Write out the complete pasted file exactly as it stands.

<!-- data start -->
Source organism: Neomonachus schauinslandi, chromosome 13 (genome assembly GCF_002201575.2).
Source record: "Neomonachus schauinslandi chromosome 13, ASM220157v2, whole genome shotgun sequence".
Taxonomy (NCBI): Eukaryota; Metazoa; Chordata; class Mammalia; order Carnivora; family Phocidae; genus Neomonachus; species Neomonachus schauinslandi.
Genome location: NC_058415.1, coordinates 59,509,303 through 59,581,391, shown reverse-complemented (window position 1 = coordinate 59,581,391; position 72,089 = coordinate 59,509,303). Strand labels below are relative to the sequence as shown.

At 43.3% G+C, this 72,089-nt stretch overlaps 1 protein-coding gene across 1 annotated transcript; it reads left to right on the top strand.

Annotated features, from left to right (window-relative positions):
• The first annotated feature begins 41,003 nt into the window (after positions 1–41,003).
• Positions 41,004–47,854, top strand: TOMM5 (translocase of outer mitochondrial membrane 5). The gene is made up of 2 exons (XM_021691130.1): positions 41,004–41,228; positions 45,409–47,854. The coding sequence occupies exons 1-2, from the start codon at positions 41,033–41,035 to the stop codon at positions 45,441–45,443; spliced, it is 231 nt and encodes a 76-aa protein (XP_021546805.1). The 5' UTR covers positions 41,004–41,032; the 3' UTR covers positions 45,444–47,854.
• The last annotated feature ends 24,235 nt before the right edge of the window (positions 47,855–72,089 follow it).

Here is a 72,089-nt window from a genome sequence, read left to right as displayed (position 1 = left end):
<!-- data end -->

Source organism: Neomonachus schauinslandi, chromosome 13 (genome assembly GCF_002201575.2).
Source record: "Neomonachus schauinslandi chromosome 13, ASM220157v2, whole genome shotgun sequence".
Taxonomy (NCBI): Eukaryota; Metazoa; Chordata; class Mammalia; order Carnivora; family Phocidae; genus Neomonachus; species Neomonachus schauinslandi.
Genome location: NC_058415.1, coordinates 59,509,303 through 59,581,391, shown reverse-complemented (window position 1 = coordinate 59,581,391; position 72,089 = coordinate 59,509,303). Strand labels below are relative to the sequence as shown.

At 43.3% G+C, this 72,089-nt stretch overlaps 1 protein-coding gene across 1 annotated transcript; it reads left to right on the top strand.

Annotated features, from left to right (window-relative positions):
• The first annotated feature begins 41,003 nt into the window (after positions 1–41,003).
• Positions 41,004–47,854, top strand: TOMM5 (translocase of outer mitochondrial membrane 5). The gene is made up of 2 exons (XM_021691130.1): positions 41,004–41,228; positions 45,409–47,854. The coding sequence occupies exons 1-2, from the start codon at positions 41,033–41,035 to the stop codon at positions 45,441–45,443; spliced, it is 231 nt and encodes a 76-aa protein (XP_021546805.1). The 5' UTR covers positions 41,004–41,032; the 3' UTR covers positions 45,444–47,854.
• The last annotated feature ends 24,235 nt before the right edge of the window (positions 47,855–72,089 follow it).

Here is a 72,089-nt window from a genome sequence, read left to right as displayed (position 1 = left end):